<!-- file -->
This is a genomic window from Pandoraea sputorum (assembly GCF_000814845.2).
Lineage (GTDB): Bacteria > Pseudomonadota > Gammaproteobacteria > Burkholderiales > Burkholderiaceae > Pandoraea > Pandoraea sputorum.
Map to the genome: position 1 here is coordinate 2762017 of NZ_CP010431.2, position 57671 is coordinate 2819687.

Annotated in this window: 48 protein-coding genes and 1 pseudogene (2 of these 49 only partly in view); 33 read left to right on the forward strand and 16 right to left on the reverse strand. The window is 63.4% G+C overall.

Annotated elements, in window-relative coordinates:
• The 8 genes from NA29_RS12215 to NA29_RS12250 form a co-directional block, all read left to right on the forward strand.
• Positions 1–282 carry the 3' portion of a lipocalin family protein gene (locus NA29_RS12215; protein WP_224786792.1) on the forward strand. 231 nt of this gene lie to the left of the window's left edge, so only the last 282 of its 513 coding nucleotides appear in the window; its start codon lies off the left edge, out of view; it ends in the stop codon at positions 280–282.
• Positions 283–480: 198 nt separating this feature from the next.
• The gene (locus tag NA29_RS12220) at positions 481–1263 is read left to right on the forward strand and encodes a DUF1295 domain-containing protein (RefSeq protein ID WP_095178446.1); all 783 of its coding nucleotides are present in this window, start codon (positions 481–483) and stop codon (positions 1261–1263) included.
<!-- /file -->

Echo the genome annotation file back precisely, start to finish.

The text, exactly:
This is a genomic window from Pandoraea sputorum (assembly GCF_000814845.2).
Lineage (GTDB): Bacteria > Pseudomonadota > Gammaproteobacteria > Burkholderiales > Burkholderiaceae > Pandoraea > Pandoraea sputorum.
Map to the genome: position 1 here is coordinate 2762017 of NZ_CP010431.2, position 57671 is coordinate 2819687.

Annotated in this window: 48 protein-coding genes and 1 pseudogene (2 of these 49 only partly in view); 33 read left to right on the forward strand and 16 right to left on the reverse strand. The window is 63.4% G+C overall.

Annotated elements, in window-relative coordinates:
• The 8 genes from NA29_RS12215 to NA29_RS12250 form a co-directional block, all read left to right on the forward strand.
• Positions 1–282 carry the 3' portion of a lipocalin family protein gene (locus NA29_RS12215; protein WP_224786792.1) on the forward strand. 231 nt of this gene lie to the left of the window's left edge, so only the last 282 of its 513 coding nucleotides appear in the window; its start codon lies off the left edge, out of view; it ends in the stop codon at positions 280–282.
• Positions 283–480: 198 nt separating this feature from the next.
• The gene (locus tag NA29_RS12220) at positions 481–1263 is read left to right on the forward strand and encodes a DUF1295 domain-containing protein (RefSeq protein ID WP_095178446.1); all 783 of its coding nucleotides are present in this window, start codon (positions 481–483) and stop codon (positions 1261–1263) included.